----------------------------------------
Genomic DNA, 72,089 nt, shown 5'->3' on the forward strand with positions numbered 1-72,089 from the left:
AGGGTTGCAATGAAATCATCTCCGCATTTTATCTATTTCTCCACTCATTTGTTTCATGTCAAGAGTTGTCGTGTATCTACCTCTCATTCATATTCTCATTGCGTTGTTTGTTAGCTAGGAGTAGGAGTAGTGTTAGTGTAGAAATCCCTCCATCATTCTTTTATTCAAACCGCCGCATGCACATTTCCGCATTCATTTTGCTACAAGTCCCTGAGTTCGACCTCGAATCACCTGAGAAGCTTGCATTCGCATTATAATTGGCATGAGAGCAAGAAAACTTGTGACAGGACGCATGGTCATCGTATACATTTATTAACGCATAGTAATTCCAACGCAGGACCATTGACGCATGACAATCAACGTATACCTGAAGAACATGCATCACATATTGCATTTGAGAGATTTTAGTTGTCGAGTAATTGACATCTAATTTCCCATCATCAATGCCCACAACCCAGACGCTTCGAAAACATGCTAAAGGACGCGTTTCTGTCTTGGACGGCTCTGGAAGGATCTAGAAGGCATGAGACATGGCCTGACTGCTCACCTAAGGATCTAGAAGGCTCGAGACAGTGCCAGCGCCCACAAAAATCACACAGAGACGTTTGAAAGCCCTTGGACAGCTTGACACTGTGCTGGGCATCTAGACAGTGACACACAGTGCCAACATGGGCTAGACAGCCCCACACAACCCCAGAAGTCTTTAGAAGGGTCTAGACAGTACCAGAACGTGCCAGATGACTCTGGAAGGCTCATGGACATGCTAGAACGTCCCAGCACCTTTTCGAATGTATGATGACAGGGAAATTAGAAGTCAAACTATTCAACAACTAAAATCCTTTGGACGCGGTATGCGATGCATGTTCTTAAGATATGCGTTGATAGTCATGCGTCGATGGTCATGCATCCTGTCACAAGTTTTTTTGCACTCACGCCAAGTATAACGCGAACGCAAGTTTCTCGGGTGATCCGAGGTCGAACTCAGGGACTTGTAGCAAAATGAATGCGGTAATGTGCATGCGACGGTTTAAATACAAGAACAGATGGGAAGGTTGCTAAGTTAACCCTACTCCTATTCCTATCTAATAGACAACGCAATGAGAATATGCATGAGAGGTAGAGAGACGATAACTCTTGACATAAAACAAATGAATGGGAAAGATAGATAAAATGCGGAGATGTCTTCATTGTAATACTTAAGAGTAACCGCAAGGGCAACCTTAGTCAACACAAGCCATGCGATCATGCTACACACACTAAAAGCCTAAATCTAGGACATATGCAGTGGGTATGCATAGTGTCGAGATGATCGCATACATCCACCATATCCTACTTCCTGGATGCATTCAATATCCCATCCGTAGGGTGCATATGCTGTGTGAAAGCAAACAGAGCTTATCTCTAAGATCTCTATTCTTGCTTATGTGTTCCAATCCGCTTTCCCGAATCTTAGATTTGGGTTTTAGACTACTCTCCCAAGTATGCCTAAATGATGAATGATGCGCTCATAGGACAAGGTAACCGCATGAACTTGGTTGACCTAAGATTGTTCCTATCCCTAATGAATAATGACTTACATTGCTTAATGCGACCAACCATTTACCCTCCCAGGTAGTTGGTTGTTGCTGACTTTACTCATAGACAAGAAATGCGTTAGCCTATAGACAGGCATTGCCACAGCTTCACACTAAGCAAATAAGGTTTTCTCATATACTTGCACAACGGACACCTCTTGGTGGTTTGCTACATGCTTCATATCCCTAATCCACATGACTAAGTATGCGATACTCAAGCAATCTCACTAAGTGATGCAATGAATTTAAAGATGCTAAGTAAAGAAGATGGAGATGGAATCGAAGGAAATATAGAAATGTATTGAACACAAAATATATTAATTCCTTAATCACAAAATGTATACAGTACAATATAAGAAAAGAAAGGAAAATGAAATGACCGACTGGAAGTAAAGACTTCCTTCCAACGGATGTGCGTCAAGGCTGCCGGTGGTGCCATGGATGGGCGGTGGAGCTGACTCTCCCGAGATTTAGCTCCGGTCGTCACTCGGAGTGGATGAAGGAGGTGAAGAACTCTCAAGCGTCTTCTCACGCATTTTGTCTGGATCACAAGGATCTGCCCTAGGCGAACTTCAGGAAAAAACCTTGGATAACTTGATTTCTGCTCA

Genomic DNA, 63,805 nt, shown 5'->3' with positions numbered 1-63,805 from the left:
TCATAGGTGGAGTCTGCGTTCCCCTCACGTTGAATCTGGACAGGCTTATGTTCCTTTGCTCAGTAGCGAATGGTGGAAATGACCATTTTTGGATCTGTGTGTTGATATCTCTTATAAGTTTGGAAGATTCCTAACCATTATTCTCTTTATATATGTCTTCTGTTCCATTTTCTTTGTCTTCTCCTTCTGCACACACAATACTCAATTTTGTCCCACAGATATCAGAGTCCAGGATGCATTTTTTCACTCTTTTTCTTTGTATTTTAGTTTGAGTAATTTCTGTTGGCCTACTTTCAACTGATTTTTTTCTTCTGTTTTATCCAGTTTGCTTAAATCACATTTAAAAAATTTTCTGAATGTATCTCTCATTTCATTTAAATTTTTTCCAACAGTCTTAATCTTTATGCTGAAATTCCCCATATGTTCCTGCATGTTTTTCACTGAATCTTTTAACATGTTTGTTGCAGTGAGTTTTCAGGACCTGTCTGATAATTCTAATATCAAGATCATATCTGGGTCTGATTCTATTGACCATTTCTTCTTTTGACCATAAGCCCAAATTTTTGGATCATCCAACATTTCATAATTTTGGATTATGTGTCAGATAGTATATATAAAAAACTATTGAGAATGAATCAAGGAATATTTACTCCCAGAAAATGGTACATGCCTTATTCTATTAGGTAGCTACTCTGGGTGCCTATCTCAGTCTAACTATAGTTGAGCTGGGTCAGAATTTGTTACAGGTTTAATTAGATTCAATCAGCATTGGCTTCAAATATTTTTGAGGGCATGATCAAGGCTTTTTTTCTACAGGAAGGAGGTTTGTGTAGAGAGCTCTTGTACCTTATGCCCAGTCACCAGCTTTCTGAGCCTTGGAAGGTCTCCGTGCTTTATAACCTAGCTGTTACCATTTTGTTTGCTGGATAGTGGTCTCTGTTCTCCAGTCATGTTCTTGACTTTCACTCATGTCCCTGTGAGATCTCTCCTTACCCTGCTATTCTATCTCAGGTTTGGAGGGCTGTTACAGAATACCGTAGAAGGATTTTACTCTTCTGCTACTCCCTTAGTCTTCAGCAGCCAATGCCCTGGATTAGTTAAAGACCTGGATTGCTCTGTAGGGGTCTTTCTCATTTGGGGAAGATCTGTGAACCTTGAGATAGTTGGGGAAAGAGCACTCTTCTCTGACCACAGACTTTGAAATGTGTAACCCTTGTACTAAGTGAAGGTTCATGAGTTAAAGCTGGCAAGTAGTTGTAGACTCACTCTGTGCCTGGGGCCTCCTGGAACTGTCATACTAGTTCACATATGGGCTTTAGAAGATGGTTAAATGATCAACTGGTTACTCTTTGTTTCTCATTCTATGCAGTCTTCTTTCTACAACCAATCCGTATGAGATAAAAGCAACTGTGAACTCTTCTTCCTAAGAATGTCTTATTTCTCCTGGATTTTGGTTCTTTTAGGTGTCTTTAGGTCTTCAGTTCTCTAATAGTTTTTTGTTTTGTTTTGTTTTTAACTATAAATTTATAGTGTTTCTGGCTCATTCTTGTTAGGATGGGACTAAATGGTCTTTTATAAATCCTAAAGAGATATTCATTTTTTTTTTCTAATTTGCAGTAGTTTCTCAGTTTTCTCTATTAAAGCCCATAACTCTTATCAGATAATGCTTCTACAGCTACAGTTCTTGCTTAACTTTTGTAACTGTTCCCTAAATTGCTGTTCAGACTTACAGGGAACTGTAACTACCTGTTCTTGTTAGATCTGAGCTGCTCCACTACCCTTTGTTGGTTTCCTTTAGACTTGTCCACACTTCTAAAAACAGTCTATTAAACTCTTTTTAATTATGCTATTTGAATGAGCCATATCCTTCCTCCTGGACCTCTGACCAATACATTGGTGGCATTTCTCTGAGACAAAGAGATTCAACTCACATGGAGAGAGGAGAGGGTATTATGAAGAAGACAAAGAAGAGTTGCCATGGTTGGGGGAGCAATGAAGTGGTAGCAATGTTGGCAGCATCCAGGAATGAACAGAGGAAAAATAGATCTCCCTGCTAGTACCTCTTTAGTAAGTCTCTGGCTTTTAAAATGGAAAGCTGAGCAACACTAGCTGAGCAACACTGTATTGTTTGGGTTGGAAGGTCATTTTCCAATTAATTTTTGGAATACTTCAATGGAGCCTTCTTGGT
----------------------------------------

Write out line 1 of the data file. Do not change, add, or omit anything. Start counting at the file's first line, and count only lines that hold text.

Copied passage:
Genomic DNA, 72,089 nt, shown 5'->3' on the forward strand with positions numbered 1-72,089 from the left: